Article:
Black Lives Matter has similarly seen a huge – and hopefully lasting – upsurge, stoked during the global pandemic. While BLM has been progressing for several years, the movement saw a dramatic resurgence in awareness and support after the murder of George Floyd in May. The issues that BLM is fighting are made all the more urgent when set against the backdrop of Covid-19, bringing a shift of focus back to corporate social responsibility, as employers and consumers alike looked to businesses to see their stance on the topic.
Whether your people are passionate about social justice or moved by the heightened sense of community after witnessing such hardship over the last few months, employees are looking for a way to give back and make a real difference. One way of doing this is offering a Give As You Earn (also called Payroll Giving) benefit as part of your reward scheme, where employees could donate to charities that support BLM, for example. GAYE is a great – and simple – way to empower employees to take action and position yourself as a caring employer of choice all at the same time.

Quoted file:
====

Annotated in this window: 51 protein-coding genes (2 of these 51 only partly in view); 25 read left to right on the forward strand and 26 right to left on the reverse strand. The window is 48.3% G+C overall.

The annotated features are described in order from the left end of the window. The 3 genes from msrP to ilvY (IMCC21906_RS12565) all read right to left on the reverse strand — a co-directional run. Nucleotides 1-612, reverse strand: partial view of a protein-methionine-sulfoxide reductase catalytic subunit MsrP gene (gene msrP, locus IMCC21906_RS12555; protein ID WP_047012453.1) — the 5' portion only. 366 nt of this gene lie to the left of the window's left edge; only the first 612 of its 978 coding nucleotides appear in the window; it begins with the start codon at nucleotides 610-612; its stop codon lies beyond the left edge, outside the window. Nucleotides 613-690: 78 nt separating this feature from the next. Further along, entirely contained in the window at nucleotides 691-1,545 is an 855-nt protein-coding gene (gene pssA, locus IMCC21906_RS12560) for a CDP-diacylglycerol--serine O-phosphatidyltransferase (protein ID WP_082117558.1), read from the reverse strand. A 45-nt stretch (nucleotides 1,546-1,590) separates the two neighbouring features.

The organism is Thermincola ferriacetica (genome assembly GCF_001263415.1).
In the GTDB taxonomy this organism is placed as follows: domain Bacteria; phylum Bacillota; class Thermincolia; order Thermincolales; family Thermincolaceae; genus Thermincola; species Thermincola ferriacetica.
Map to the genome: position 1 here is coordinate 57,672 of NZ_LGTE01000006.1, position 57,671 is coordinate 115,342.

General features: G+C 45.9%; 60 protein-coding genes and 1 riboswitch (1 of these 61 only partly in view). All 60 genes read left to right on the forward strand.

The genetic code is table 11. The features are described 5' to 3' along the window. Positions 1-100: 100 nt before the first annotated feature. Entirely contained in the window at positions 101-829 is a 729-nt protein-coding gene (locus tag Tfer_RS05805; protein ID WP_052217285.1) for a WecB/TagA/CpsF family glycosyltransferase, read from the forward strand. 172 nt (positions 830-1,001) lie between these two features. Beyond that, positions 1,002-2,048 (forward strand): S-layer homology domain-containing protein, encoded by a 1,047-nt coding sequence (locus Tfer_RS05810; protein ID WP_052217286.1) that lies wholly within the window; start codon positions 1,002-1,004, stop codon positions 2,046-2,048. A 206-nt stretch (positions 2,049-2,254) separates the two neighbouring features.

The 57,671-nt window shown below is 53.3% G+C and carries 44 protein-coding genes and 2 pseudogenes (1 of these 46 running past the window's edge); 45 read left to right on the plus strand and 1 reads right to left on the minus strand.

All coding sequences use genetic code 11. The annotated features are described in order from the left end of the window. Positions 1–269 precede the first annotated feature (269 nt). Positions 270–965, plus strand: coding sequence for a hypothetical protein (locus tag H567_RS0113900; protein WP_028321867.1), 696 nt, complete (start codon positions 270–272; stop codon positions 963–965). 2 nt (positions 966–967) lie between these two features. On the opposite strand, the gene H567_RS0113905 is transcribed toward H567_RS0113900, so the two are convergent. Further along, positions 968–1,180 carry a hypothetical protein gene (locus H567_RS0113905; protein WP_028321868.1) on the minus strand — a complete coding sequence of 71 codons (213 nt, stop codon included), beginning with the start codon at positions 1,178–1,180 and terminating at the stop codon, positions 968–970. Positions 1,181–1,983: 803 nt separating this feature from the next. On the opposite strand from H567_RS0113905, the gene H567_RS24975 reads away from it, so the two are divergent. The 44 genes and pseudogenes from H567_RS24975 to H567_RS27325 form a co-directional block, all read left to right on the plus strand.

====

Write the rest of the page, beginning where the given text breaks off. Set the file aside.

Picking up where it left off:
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The growth of environmental awareness
The social influence of Covid-19 is not limited to our communities – it has also demonstrated just how much of an impact we have had on the environment. During lock down, we saw some of these effects begin to reverse…